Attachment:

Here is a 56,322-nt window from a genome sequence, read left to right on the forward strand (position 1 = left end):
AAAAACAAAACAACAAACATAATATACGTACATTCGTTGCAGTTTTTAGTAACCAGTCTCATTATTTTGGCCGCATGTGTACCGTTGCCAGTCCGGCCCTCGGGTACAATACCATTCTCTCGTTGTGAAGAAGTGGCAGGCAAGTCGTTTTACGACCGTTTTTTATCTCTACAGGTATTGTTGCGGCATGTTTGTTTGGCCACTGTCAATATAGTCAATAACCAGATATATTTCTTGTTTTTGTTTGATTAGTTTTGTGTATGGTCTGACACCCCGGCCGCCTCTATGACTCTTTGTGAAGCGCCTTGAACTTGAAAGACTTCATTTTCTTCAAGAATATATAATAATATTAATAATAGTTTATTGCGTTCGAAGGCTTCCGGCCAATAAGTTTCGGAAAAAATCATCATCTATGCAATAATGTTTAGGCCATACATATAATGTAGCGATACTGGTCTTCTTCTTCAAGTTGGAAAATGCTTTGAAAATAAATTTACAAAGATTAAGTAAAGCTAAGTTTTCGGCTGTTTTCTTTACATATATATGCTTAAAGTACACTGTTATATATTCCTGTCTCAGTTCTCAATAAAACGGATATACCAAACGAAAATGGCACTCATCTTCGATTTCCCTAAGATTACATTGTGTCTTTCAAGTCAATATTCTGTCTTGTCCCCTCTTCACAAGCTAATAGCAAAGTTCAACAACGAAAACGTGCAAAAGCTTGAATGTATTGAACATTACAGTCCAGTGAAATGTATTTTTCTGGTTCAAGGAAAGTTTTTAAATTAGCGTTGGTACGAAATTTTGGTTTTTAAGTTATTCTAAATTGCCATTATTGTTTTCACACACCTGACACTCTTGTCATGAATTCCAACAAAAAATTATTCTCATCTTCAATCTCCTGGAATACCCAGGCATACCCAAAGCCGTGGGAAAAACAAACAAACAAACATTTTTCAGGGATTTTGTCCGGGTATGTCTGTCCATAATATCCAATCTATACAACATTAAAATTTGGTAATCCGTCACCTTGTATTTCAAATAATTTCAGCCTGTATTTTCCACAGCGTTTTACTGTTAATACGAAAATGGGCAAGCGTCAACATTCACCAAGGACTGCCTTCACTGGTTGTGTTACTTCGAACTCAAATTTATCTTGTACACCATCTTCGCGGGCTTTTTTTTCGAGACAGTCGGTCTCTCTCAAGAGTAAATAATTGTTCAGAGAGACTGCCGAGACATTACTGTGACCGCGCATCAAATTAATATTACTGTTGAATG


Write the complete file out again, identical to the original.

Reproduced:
Here is a 56,322-nt window from a genome sequence, read left to right on the forward strand (position 1 = left end):
AAAAACAAAACAACAAACATAATATACGTACATTCGTTGCAGTTTTTAGTAACCAGTCTCATTATTTTGGCCGCATGTGTACCGTTGCCAGTCCGGCCCTCGGGTACAATACCATTCTCTCGTTGTGAAGAAGTGGCAGGCAAGTCGTTTTACGACCGTTTTTTATCTCTACAGGTATTGTTGCGGCATGTTTGTTTGGCCACTGTCAATATAGTCAATAACCAGATATATTTCTTGTTTTTGTTTGATTAGTTTTGTGTATGGTCTGACACCCCGGCCGCCTCTATGACTCTTTGTGAAGCGCCTTGAACTTGAAAGACTTCATTTTCTTCAAGAATATATAATAATATTAATAATAGTTTATTGCGTTCGAAGGCTTCCGGCCAATAAGTTTCGGAAAAAATCATCATCTATGCAATAATGTTTAGGCCATACATATAATGTAGCGATACTGGTCTTCTTCTTCAAGTTGGAAAATGCTTTGAAAATAAATTTACAAAGATTAAGTAAAGCTAAGTTTTCGGCTGTTTTCTTTACATATATATGCTTAAAGTACACTGTTATATATTCCTGTCTCAGTTCTCAATAAAACGGATATACCAAACGAAAATGGCACTCATCTTCGATTTCCCTAAGATTACATTGTGTCTTTCAAGTCAATATTCTGTCTTGTCCCCTCTTCACAAGCTAATAGCAAAGTTCAACAACGAAAACGTGCAAAAGCTTGAATGTATTGAACATTACAGTCCAGTGAAATGTATTTTTCTGGTTCAAGGAAAGTTTTTAAATTAGCGTTGGTACGAAATTTTGGTTTTTAAGTTATTCTAAATTGCCATTATTGTTTTCACACACCTGACACTCTTGTCATGAATTCCAACAAAAAATTATTCTCATCTTCAATCTCCTGGAATACCCAGGCATACCCAAAGCCGTGGGAAAAACAAACAAACAAACATTTTTCAGGGATTTTGTCCGGGTATGTCTGTCCATAATATCCAATCTATACAACATTAAAATTTGGTAATCCGTCACCTTGTATTTCAAATAATTTCAGCCTGTATTTTCCACAGCGTTTTACTGTTAATACGAAAATGGGCAAGCGTCAACATTCACCAAGGACTGCCTTCACTGGTTGTGTTACTTCGAACTCAAATTTATCTTGTACACCATCTTCGCGGGCTTTTTTTTCGAGACAGTCGGTCTCTCTCAAGAGTAAATAATTGTTCAGAGAGACTGCCGAGACATTACTGTGACCGCGCATCAAATTAATATTACTGTTGAATG